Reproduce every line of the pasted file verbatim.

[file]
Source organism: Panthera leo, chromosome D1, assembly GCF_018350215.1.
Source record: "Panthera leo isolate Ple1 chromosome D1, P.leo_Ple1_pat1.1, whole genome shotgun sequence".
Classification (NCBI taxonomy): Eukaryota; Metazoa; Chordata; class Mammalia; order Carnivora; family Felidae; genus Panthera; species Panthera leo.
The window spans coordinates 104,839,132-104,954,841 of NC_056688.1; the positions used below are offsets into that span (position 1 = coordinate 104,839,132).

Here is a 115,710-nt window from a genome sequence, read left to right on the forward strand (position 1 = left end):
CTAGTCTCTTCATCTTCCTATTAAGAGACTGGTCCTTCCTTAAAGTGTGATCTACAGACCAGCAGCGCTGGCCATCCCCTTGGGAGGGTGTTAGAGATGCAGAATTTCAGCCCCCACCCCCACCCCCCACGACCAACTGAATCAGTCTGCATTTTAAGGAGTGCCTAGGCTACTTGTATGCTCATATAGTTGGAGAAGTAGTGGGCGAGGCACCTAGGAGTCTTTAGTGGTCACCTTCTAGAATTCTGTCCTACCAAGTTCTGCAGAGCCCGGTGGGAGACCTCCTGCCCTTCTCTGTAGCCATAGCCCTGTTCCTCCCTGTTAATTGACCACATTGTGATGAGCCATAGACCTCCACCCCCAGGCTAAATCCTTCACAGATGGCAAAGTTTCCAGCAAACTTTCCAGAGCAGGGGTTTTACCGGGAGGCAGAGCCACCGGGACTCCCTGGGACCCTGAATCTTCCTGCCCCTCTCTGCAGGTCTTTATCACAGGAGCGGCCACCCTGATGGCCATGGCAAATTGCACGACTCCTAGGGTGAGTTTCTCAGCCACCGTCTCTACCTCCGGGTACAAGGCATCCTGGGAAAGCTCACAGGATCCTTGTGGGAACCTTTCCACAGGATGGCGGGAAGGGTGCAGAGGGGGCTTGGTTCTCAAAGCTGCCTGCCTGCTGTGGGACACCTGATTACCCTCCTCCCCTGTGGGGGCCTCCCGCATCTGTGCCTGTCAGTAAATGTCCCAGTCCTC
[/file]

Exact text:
Source organism: Panthera leo, chromosome D1, assembly GCF_018350215.1.
Source record: "Panthera leo isolate Ple1 chromosome D1, P.leo_Ple1_pat1.1, whole genome shotgun sequence".
Classification (NCBI taxonomy): Eukaryota; Metazoa; Chordata; class Mammalia; order Carnivora; family Felidae; genus Panthera; species Panthera leo.
The window spans coordinates 104,839,132-104,954,841 of NC_056688.1; the positions used below are offsets into that span (position 1 = coordinate 104,839,132).

Here is a 115,710-nt window from a genome sequence, read left to right on the forward strand (position 1 = left end):
CTAGTCTCTTCATCTTCCTATTAAGAGACTGGTCCTTCCTTAAAGTGTGATCTACAGACCAGCAGCGCTGGCCATCCCCTTGGGAGGGTGTTAGAGATGCAGAATTTCAGCCCCCACCCCCACCCCCCACGACCAACTGAATCAGTCTGCATTTTAAGGAGTGCCTAGGCTACTTGTATGCTCATATAGTTGGAGAAGTAGTGGGCGAGGCACCTAGGAGTCTTTAGTGGTCACCTTCTAGAATTCTGTCCTACCAAGTTCTGCAGAGCCCGGTGGGAGACCTCCTGCCCTTCTCTGTAGCCATAGCCCTGTTCCTCCCTGTTAATTGACCACATTGTGATGAGCCATAGACCTCCACCCCCAGGCTAAATCCTTCACAGATGGCAAAGTTTCCAGCAAACTTTCCAGAGCAGGGGTTTTACCGGGAGGCAGAGCCACCGGGACTCCCTGGGACCCTGAATCTTCCTGCCCCTCTCTGCAGGTCTTTATCACAGGAGCGGCCACCCTGATGGCCATGGCAAATTGCACGACTCCTAGGGTGAGTTTCTCAGCCACCGTCTCTACCTCCGGGTACAAGGCATCCTGGGAAAGCTCACAGGATCCTTGTGGGAACCTTTCCACAGGATGGCGGGAAGGGTGCAGAGGGGGCTTGGTTCTCAAAGCTGCCTGCCTGCTGTGGGACACCTGATTACCCTCCTCCCCTGTGGGGGCCTCCCGCATCTGTGCCTGTCAGTAAATGTCCCAGTCCTC